(a) A section of a coronary artery narrowed by plaque formation. (b) A cross–sectional view of a large plaque

 

 

 

Elderly individuals–especially elderly men–are most likely to develop atherosclerotic plaques. Evidence suggests that estrogens may slow plaque formation; this may account for the lower incidence of CAD, myocardial infarctions (MIs), and strokes in women. After menopause, when estrogen production declines, the risk of CAD, MIs, and strokes in women increases markedly.

 

Arterioles in most tissues vasodilate when oxygen levels are low and vasoconstrict under sympathetic stimulation. More pressure is required to push blood through a constricted vessel than through a dilated one. The force opposing blood flow is called resistance (R) , and arterioles are therefore called resistance vessels .

Occasionally, local arterial pressure exceeds the capacity of the elastic components of the tunics, producing an aneurysm, or bulge in the weakened wall of an artery. The most dangerous aneurysms are those involving arteries of the brain, where they cause strokes, or of the aorta, where a ruptured aneurysm will cause fatal bleeding in a matter of minutes.

 

Aneurysms most commonly occur in individuals with arteriosclerosis . Over time, arteriosclerosis causes vessel walls to become less elastic, and a weak spot can develop.

 

Capillaries

Capillaries are the only blood vessels whose walls permit exchange between the blood and the surrounding interstitial fluids.

 

Because capillary walls are thin, the diffusion distances are small, so exchange can occur quickly. In addition, blood flows through capillaries relatively slowly, allowing sufficient time for the diffusion or active transport of materials across the capillary walls.

 

The average diameter of a capillary is very close to that of a single red blood cell. There are two major types of capillaries: (1) continuous capillaries and (2) fenestrated capillaries .

Capillary Structure.
(a) A continuous capillary, showing routes for the diffusion of water and solutes. (b) A fenestrated capillary, showing the pores that facilitate diffusion across the endothelial lining.

 

 

 

In a small continuous capillary, a single endothelial cell may wrap all the way around the lumen, just as your hand wraps around a small glass.

Continuous capillaries are located in all tissues except epithelia and cartilage. Continuous capillaries permit the diffusion of water, small solutes, and lipid–soluble materials into the surrounding interstitial fluid, but prevent the loss of blood cells and plasma proteins.


The endothelial cells in specialized continuous capillaries throughout most of the central nervous system and in the thymus are bound together by tight junctions. These capillaries have very restricted permeability characteristics. We discussed one example, the capillaries responsible for the blood–brain barrier.

 
Fenestrated Capillaries  are capillaries that contain "windows," or pores, that span the endothelial lining . The pores permit the rapid exchange of water and solutes as large as small peptides between plasma and interstitial fluid. Examples of fenestrated capillaries noted in earlier chapters include the choroid plexus of the brain and the blood vessels in a variety of endocrine organs, such as the hypothalamus and the pituitary, pineal, and thyroid glands.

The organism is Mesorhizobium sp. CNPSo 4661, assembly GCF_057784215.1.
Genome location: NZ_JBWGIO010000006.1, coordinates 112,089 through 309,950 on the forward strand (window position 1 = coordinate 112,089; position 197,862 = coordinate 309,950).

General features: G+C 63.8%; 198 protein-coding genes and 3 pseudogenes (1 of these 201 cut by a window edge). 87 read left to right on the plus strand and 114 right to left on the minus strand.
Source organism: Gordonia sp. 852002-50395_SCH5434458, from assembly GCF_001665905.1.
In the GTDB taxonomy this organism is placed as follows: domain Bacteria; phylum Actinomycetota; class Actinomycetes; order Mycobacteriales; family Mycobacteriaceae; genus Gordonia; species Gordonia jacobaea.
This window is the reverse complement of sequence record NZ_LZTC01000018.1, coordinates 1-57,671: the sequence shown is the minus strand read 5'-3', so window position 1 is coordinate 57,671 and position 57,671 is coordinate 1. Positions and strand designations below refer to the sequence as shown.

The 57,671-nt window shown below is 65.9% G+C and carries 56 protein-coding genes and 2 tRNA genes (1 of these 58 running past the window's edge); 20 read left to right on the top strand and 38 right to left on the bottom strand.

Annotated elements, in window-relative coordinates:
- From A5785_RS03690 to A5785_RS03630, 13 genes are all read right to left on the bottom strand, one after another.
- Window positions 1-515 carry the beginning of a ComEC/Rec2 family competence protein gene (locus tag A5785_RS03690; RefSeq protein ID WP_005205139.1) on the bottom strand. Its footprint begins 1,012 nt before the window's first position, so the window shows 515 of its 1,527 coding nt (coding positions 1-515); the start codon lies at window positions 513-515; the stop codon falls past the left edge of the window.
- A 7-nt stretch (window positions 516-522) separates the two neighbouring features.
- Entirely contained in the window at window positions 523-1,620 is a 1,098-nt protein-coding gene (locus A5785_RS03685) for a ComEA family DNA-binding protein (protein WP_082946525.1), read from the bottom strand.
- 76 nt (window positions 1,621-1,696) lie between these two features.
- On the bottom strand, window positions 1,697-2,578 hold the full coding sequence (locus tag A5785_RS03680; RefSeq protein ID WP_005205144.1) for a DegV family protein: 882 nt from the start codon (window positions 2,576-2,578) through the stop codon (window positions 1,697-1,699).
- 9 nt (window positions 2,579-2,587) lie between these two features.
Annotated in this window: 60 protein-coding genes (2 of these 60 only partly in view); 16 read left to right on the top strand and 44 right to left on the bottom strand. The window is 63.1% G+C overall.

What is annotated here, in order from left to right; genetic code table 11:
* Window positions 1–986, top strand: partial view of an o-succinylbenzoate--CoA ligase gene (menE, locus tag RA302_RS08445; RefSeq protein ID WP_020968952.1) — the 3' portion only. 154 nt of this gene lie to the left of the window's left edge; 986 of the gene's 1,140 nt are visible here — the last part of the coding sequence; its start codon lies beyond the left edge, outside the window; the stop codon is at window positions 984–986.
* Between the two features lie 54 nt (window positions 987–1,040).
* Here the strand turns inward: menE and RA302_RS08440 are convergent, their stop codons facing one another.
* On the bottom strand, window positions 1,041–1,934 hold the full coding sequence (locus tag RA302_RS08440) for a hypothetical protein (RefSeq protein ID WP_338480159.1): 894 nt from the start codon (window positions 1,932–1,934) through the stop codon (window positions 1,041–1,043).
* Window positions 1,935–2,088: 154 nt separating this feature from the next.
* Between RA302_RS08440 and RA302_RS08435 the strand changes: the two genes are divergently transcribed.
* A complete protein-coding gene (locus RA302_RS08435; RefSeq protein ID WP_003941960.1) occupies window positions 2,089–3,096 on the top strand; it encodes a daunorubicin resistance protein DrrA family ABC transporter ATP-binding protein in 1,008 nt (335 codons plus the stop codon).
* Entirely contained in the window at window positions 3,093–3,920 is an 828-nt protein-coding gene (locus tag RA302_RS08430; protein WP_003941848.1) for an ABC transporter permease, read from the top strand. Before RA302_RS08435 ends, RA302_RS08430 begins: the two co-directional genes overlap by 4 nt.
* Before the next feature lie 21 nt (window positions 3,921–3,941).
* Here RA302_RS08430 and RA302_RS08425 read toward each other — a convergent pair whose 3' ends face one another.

Sinusoids resemble fenestrated capillaries that are flattened and irregular. In contrast to fenestrated capillaries, sinusoids commonly have gaps between adjacent endothelial cells


Blood moves through sinusoids relatively slowly, maximizing the time available for exchange across the sinusoidal walls. Sinusoids occur in the liver, bone marrow, spleen, and many endocrine organs, such as the pituitary and adrenal glands. At liver sinusoids, plasma proteins secreted by the liver cells enter the bloodstream. Along sinusoids of the liver, spleen, and bone marrow, phagocytic cells monitor the passing blood, engulfing damaged red blood cells, pathogens, and cellular debris.

Capillary Beds
Capillaries do not function as individual units but as part of an interconnected network called a capillary bed , or capillary plexus

 

 

A single arteriole generally gives rise to dozens of capillaries that empty into several venules , the smallest vessels of the venous system. The entrance to each capillary is guarded by a band of smooth muscle called a precapillary sphincter . Contraction of the smooth muscle cells constricts and narrows the diameter of the capillary entrance, thereby reducing the flow of blood. Relaxation of the sphincter dilates the opening, allowing blood to enter the capillary faster.

The capillary bed contains several relatively direct connections between arterioles and venules. The wall in the initial part of such a passageway possesses smooth muscles capable of changing its diameter. This segment is called a metarteriole.

 

A capillary bed may receive blood from more than one artery. The multiple arteries, called collaterals , enter the region and fuse before giving rise to arterioles. The fusion of two collateral arteries that supply a capillary bed is an example of an arterial anastomosis . The interconnections between the anterior and posterior interventricular arteries of the heart are arterial anastomoses

 

Arteriovenous anastomoses are direct connections between arterioles and venules. When an arteriovenous anastomosis is dilated, blood will bypass the capillary bed and flow directly into the venous circulation.